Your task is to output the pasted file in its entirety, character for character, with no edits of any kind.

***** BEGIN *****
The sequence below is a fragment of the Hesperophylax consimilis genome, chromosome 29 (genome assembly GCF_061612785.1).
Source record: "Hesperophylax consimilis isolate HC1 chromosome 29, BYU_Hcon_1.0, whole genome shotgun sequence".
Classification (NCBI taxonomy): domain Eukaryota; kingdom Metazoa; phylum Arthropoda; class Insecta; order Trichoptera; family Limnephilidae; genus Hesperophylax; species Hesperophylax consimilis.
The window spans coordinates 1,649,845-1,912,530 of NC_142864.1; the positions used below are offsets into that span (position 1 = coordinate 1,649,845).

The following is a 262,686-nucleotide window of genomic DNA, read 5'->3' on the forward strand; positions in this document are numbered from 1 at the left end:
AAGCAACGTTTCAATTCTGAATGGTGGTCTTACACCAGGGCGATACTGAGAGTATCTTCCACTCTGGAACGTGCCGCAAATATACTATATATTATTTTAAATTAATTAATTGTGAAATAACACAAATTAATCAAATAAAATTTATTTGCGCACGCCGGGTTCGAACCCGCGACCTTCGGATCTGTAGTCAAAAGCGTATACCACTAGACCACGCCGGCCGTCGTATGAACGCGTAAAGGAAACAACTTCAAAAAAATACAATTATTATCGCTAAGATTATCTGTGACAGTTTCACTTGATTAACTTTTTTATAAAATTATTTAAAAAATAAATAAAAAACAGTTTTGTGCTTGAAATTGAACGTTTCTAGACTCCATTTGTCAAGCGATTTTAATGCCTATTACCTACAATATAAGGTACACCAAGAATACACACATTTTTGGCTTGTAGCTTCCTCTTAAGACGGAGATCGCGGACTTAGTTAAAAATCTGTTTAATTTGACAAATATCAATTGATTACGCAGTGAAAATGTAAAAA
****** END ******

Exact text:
The sequence below is a fragment of the Hesperophylax consimilis genome, chromosome 29 (genome assembly GCF_061612785.1).
Source record: "Hesperophylax consimilis isolate HC1 chromosome 29, BYU_Hcon_1.0, whole genome shotgun sequence".
Classification (NCBI taxonomy): domain Eukaryota; kingdom Metazoa; phylum Arthropoda; class Insecta; order Trichoptera; family Limnephilidae; genus Hesperophylax; species Hesperophylax consimilis.
The window spans coordinates 1,649,845-1,912,530 of NC_142864.1; the positions used below are offsets into that span (position 1 = coordinate 1,649,845).

The following is a 262,686-nucleotide window of genomic DNA, read 5'->3' on the forward strand; positions in this document are numbered from 1 at the left end:
AAGCAACGTTTCAATTCTGAATGGTGGTCTTACACCAGGGCGATACTGAGAGTATCTTCCACTCTGGAACGTGCCGCAAATATACTATATATTATTTTAAATTAATTAATTGTGAAATAACACAAATTAATCAAATAAAATTTATTTGCGCACGCCGGGTTCGAACCCGCGACCTTCGGATCTGTAGTCAAAAGCGTATACCACTAGACCACGCCGGCCGTCGTATGAACGCGTAAAGGAAACAACTTCAAAAAAATACAATTATTATCGCTAAGATTATCTGTGACAGTTTCACTTGATTAACTTTTTTATAAAATTATTTAAAAAATAAATAAAAAACAGTTTTGTGCTTGAAATTGAACGTTTCTAGACTCCATTTGTCAAGCGATTTTAATGCCTATTACCTACAATATAAGGTACACCAAGAATACACACATTTTTGGCTTGTAGCTTCCTCTTAAGACGGAGATCGCGGACTTAGTTAAAAATCTGTTTAATTTGACAAATATCAATTGATTACGCAGTGAAAATGTAAAAA